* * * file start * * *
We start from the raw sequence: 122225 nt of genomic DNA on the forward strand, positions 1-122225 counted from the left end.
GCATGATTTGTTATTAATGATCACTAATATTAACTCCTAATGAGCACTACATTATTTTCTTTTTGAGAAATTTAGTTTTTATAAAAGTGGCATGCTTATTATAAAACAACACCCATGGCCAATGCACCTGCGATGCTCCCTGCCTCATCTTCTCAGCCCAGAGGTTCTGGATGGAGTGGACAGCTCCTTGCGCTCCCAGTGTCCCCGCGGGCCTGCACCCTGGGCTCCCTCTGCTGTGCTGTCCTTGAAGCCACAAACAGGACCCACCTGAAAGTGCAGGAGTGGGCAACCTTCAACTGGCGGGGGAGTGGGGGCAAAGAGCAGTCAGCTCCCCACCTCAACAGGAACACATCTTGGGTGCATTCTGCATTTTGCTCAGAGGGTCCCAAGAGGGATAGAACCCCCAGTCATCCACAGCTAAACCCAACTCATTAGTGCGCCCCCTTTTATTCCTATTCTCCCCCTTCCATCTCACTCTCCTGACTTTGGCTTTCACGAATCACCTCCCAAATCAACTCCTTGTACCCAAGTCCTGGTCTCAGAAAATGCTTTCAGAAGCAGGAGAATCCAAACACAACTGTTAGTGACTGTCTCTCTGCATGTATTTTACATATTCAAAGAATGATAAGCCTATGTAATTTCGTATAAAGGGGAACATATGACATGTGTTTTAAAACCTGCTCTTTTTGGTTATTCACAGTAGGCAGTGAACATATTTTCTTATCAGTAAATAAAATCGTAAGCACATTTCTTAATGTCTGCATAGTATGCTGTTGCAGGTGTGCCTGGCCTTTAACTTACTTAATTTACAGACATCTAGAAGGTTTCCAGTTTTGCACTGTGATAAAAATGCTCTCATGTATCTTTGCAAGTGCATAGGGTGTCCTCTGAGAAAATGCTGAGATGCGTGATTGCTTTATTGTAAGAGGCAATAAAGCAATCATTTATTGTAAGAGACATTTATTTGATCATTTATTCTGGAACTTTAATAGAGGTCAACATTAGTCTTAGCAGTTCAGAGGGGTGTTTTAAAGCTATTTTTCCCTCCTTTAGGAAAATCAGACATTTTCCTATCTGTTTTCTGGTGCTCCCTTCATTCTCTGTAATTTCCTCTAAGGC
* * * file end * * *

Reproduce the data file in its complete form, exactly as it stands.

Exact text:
We start from the raw sequence: 122225 nt of genomic DNA on the forward strand, positions 1-122225 counted from the left end.
GCATGATTTGTTATTAATGATCACTAATATTAACTCCTAATGAGCACTACATTATTTTCTTTTTGAGAAATTTAGTTTTTATAAAAGTGGCATGCTTATTATAAAACAACACCCATGGCCAATGCACCTGCGATGCTCCCTGCCTCATCTTCTCAGCCCAGAGGTTCTGGATGGAGTGGACAGCTCCTTGCGCTCCCAGTGTCCCCGCGGGCCTGCACCCTGGGCTCCCTCTGCTGTGCTGTCCTTGAAGCCACAAACAGGACCCACCTGAAAGTGCAGGAGTGGGCAACCTTCAACTGGCGGGGGAGTGGGGGCAAAGAGCAGTCAGCTCCCCACCTCAACAGGAACACATCTTGGGTGCATTCTGCATTTTGCTCAGAGGGTCCCAAGAGGGATAGAACCCCCAGTCATCCACAGCTAAACCCAACTCATTAGTGCGCCCCCTTTTATTCCTATTCTCCCCCTTCCATCTCACTCTCCTGACTTTGGCTTTCACGAATCACCTCCCAAATCAACTCCTTGTACCCAAGTCCTGGTCTCAGAAAATGCTTTCAGAAGCAGGAGAATCCAAACACAACTGTTAGTGACTGTCTCTCTGCATGTATTTTACATATTCAAAGAATGATAAGCCTATGTAATTTCGTATAAAGGGGAACATATGACATGTGTTTTAAAACCTGCTCTTTTTGGTTATTCACAGTAGGCAGTGAACATATTTTCTTATCAGTAAATAAAATCGTAAGCACATTTCTTAATGTCTGCATAGTATGCTGTTGCAGGTGTGCCTGGCCTTTAACTTACTTAATTTACAGACATCTAGAAGGTTTCCAGTTTTGCACTGTGATAAAAATGCTCTCATGTATCTTTGCAAGTGCATAGGGTGTCCTCTGAGAAAATGCTGAGATGCGTGATTGCTTTATTGTAAGAGGCAATAAAGCAATCATTTATTGTAAGAGACATTTATTTGATCATTTATTCTGGAACTTTAATAGAGGTCAACATTAGTCTTAGCAGTTCAGAGGGGTGTTTTAAAGCTATTTTTCCCTCCTTTAGGAAAATCAGACATTTTCCTATCTGTTTTCTGGTGCTCCCTTCATTCTCTGTAATTTCCTCTAAGGC